Presidential Candidates React to San Bernardino Shooting

Democratic presidential candidate Hillary Clinton delivers remarks to gun violence prevention advocates at the Brady Campaign to Prevent Violence's annual Brady Bear Awards Gala in New York City on November 19. Stephanie Keith/Reuters

Updated | Several presidential candidates—both Democrats and Republicans—quickly reacted after media outlets began widely reporting that authorities were responding to an active shooter situation in San Bernardino, California, on Wednesday.

All three of the Democratic candidates—Hillary Clinton, Bernie Sanders and Martin O'Malley—stressed the need to take action to stop gun violence. "I refuse to accept this as normal," Clinton tweeted. Sanders called mass shootings "sickening and senseless." O'Malley in a tweet called on Americans to stand up to the National Rifle Association to enact "meaningful gun safety laws."

Both Clinton and O'Malley have been outspoken critics of the current gun laws in the United States, and have introduced strict proposals for firearms safety. Sanders has previously been asked to explain his vote for a measure that allowed gun manufacturers immunity from lawsuits.

Less than two weeks ago, Clinton received an award in recognition of her continued leadership in gun violence prevention efforts, and she called gun violence "a national emergency."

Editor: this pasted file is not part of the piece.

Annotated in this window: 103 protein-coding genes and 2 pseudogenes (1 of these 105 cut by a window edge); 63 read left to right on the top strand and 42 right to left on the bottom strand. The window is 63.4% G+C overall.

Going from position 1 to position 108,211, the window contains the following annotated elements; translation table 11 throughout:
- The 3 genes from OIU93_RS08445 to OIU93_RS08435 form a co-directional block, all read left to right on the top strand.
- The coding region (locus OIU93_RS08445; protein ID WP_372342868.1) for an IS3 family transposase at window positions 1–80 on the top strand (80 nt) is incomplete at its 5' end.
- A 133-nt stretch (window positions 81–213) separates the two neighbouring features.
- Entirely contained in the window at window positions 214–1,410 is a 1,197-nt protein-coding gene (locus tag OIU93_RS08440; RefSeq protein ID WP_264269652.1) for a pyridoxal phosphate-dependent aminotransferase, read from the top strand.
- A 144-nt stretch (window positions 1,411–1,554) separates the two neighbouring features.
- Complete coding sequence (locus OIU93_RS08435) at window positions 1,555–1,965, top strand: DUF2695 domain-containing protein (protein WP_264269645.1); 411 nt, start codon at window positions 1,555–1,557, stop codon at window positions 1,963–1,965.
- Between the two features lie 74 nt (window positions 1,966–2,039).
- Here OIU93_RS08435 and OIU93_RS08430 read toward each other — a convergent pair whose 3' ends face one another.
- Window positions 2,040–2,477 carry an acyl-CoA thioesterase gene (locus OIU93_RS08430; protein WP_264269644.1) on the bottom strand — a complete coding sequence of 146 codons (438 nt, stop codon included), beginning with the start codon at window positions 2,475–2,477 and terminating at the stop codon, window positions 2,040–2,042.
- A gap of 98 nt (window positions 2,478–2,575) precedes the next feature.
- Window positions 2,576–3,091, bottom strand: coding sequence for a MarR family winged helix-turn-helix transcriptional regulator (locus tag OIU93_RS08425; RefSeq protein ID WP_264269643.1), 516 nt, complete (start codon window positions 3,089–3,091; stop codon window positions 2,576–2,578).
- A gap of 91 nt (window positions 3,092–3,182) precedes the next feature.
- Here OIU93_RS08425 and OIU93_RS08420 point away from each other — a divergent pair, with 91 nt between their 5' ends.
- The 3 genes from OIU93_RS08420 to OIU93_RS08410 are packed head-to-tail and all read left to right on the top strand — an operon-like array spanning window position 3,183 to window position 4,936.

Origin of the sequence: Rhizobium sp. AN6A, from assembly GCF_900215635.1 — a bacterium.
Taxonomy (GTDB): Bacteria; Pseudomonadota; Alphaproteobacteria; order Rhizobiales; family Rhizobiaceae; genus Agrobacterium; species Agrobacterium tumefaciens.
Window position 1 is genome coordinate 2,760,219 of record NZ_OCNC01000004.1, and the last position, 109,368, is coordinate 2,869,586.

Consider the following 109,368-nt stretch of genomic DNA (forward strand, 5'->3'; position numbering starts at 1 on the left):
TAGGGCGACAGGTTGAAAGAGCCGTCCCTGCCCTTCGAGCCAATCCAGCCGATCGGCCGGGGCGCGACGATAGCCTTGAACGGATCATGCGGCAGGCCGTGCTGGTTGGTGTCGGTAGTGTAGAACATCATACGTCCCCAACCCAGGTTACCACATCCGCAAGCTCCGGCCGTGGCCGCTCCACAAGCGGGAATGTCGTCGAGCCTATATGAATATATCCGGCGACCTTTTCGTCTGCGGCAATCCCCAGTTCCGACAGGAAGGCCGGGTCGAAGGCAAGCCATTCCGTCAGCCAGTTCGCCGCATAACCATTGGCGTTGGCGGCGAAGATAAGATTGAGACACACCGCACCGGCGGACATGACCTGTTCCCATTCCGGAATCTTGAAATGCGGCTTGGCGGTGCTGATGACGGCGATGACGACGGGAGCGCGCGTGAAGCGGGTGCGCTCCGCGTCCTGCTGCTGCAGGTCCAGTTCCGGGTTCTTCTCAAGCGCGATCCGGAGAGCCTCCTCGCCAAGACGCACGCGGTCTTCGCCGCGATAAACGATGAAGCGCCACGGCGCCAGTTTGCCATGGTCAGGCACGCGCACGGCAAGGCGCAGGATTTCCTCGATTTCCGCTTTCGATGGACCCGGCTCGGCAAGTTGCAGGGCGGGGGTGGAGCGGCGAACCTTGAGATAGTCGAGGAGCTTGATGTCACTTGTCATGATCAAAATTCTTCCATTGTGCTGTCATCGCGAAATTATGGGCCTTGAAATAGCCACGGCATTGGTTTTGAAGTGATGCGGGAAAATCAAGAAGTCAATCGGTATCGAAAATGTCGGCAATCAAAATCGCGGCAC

Most of the Republican candidates also reacted to the shooting. But they didn't mention gun control.

GOP front-runner Donald Trump said the situation looked "very bad." "Good luck to law enforcement and God bless," he tweeted.

GOP candidates Ben Carson, Jeb Bush, Chris Christie, Lindsey Graham, Ted Cruz, Mike Huckabee, Rand Paul, Rick Santorum, John Kasich and George Pataki all said their thoughts and prayers were with the victims and their families. The other three candidates haven't issued statements.

Both President Barack Obama and California Governor Jerry Brown were briefed about the incident. Fourteen people were killed and at least 21 were injured after two suspects opened fire at the Inland Regional Center for the developmentally disabled.

"We have a pattern now of mass shootings in this country that has no parallel anywhere else in the world," Obama told CBS News. "There are some steps we could take, not to eliminate every one of these mass shootings, but to improve the odds that they don't happen as frequently."

This story has been updated to include candidates' reactions.